Skip to content

Watch: Unexpected wildlife captured in Seymour and Coquitlam watersheds

Photographs of Roosevelt elk and grey wolves, not known to frequent the areas, have been captured via Metro Vancouver’s wildlife monitoring program

Wildlife cameras installed within the Seymour and Coquitlam watersheds have captured an abundance of animal activity, including some sightings that have brought a pleasant surprise to local environment enthusiasts.

The images depict black bears exploring with their cubs or curiously investigating snow stakes, a bobcat trotting through leaves and a cougar making its way through fresh snow. Yet it is the appearance of a gang of elk, some captured sparring in front of the camera, others showing mothers and their young, alongside a number of lone wolves, that have really set tongues wagging.

“Most species commonly caught on the cameras are what we would have expected, like black tailed deer, black bears, bobcats, coyotes, and cougars,” said Kirstie Rendall, supervisor of environmental management with Metro Vancouver’s Water Services.

“What we really weren’t expecting was the capturing of large numbers of elk, and now we’re starting to see wolves moving into some locations, too.”

web1_roosevelt-elk-4---seymour-water-supply-area---sparring-males
At Seymour, two sparring males lock heads by the snow stake. | Metro Vancouver

Prior to these sightings, evidence of elk and wolves was limited and largely anecdotal, she said, and so knowledge on movement patterns or population numbers was scarce.

“Now we’ve been able to identify several wildlife travel routes that are consistently being used by elk and other wildlife, including predators like the wolves,” she said, adding how many of these trails are often deactivated service roads, no longer in use to the public and thus a prime thoroughfare for wandering species.

“We’ve even been capturing some elk on camera that are collared individuals, which suggests that they are migrating into the region from the neighbouring Indian river and Squamish area,” she said.

“That’s been interesting to see, it was not expected at all.”

web1_wolf-2---seymour-water-supply-area
A grey wolf pads through fresh snow in the Seymour Water Supply Area. | Metro Vancouver

The camera program, orchestrated by Metro Vancouver’s Watersheds and Environment Division, was initiated in 2017 via a single camera in the Capilano reservoir, with the aim of garnering better understanding of the species that inhabit the area. The program has since grown to see two more implemented in the Seymour and Coquitlam regions.

With the watersheds protected from developments and the public to ensure the water is of the highest drinking quality for local residents, the areas function as de facto wildlife reserves - a refuge from human disturbance in an otherwise urban landscape.

Rendall said the presence of the two species are an indicator of “a healthy environment”, with the Roosevelt elk, a subspecies of the North American elk, and the wolves both playing important roles in maintaining the ecosystem.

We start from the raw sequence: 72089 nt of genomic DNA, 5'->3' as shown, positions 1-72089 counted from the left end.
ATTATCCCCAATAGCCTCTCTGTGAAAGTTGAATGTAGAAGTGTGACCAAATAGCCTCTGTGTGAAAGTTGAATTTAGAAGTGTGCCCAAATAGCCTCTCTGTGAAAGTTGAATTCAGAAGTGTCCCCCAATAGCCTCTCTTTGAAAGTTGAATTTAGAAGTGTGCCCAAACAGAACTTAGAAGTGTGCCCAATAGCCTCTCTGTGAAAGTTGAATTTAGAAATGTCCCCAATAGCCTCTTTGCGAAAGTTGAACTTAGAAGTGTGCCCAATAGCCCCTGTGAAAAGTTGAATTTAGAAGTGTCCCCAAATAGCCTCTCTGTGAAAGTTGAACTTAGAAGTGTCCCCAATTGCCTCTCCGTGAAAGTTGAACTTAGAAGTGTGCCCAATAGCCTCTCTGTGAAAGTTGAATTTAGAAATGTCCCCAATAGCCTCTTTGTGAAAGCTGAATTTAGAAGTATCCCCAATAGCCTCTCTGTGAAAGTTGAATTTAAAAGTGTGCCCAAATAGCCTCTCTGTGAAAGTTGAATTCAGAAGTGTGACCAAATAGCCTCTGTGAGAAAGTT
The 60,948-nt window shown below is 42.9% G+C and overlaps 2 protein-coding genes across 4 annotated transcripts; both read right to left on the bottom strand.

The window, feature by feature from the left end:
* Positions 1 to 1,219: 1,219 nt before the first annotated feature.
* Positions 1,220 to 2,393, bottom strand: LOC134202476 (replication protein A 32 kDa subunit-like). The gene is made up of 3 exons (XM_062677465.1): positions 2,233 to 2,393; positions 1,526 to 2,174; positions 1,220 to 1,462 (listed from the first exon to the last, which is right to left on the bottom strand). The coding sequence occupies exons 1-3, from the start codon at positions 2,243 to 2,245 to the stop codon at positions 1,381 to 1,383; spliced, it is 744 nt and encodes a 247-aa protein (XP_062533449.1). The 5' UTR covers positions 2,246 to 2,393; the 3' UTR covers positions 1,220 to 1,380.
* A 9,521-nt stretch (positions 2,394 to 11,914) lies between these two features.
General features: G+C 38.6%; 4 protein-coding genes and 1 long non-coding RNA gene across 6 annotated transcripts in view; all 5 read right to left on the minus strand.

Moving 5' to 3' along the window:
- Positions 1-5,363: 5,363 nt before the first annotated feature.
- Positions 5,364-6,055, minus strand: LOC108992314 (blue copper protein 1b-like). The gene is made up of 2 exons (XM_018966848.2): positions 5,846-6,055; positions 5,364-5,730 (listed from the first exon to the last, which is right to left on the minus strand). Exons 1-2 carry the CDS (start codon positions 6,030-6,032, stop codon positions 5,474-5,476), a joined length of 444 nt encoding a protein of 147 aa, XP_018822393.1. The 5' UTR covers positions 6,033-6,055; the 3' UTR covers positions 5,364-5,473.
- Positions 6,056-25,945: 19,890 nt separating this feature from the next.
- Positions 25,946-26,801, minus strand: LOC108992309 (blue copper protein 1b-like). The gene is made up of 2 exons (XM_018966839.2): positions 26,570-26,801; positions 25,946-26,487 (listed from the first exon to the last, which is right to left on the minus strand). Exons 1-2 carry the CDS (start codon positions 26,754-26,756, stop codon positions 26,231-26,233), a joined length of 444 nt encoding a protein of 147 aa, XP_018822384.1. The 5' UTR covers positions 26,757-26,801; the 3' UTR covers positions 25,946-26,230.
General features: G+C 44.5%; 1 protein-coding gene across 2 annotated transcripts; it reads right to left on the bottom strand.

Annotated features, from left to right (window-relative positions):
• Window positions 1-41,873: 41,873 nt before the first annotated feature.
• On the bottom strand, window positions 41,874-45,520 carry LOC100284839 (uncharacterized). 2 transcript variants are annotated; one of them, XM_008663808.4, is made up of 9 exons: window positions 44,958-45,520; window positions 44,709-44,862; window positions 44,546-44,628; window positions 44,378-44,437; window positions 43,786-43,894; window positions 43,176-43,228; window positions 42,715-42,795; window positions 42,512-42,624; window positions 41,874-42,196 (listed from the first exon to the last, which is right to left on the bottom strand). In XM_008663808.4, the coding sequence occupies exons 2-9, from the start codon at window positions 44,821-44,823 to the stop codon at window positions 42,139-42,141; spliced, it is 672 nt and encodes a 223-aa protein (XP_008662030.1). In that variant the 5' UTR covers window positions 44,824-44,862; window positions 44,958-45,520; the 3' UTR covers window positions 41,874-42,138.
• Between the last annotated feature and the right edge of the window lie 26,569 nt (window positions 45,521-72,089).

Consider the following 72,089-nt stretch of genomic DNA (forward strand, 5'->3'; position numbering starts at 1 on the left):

While one, as one of the area’s largest herbivores, created diversity in the forest’s vegetation layers, the other controls the region’s prey populations.

“Having this healthy thriving ecosystem is critical to maintaining the clean, reliable supply of drinking water that metro Vancouver is responsible for,” she said.

web1_cougar-2---seymour-water-supply-area
Cougar's have been caught prowling the Seymour Water Supply Area. | Metro Vancouver

“Since Europeans have arrived here the elk and wolf populations have been severely impacted by our habitat loss and all our activities, so it’s so nice to see these populations rebounding and our animals moving back into their historic home ranges.”

Following such promising findings Rendall has only high hopes for the future, with the Water Services team crossing their fingers for the return of other, once prevalent species.

“Grizzly bears are mostly absent from southwest B.C., and we haven’t had any known sightings inside the water supply areas for decades now,” she said.

“But recently there have been more sightings in the north, and we’re hopeful that the bears will eventually make their way down to the watersheds and repopulate what was once part of their natural range.”

Until then, Rendall said witnessing the reemergence of the wolves and elk, alongside being given a peek into the hidden lives of the frolicing black bears, the curious cougars and other wildlife that inhabit the three watersheds, is satisfactory enough.

“There is really nothing more rewarding,” she said.

web1_black-bear-1---coquitlam-water-supply-area---mom-with-cub
A black bear mom ambles through the Coquitlam Water Supply Area with her cub. | Metro Vancouver
web1_bobcat-2---capilano-water-supply-area
A bobcat was captured trotting through leaves at the Capilano Water Supply Area. | Metro Vancouver
web1_roosevelt-elk-2---seymour-water-supply-area---females-with-young
Female Roosevelt elk with their young congregate around around a snow stake. | Metro Vancouver

Mina Kerr-Lazenby is the North Shore News’ Indigenous and civic affairs reporter. This reporting beat is made possible by the Local Journalism Initiative.

MKerrLazenby@nsnews.com

twitter.com/MinaKerrLazenby

push icon
Be the first to read breaking stories. Enable push notifications on your device. Disable anytime.
No thanks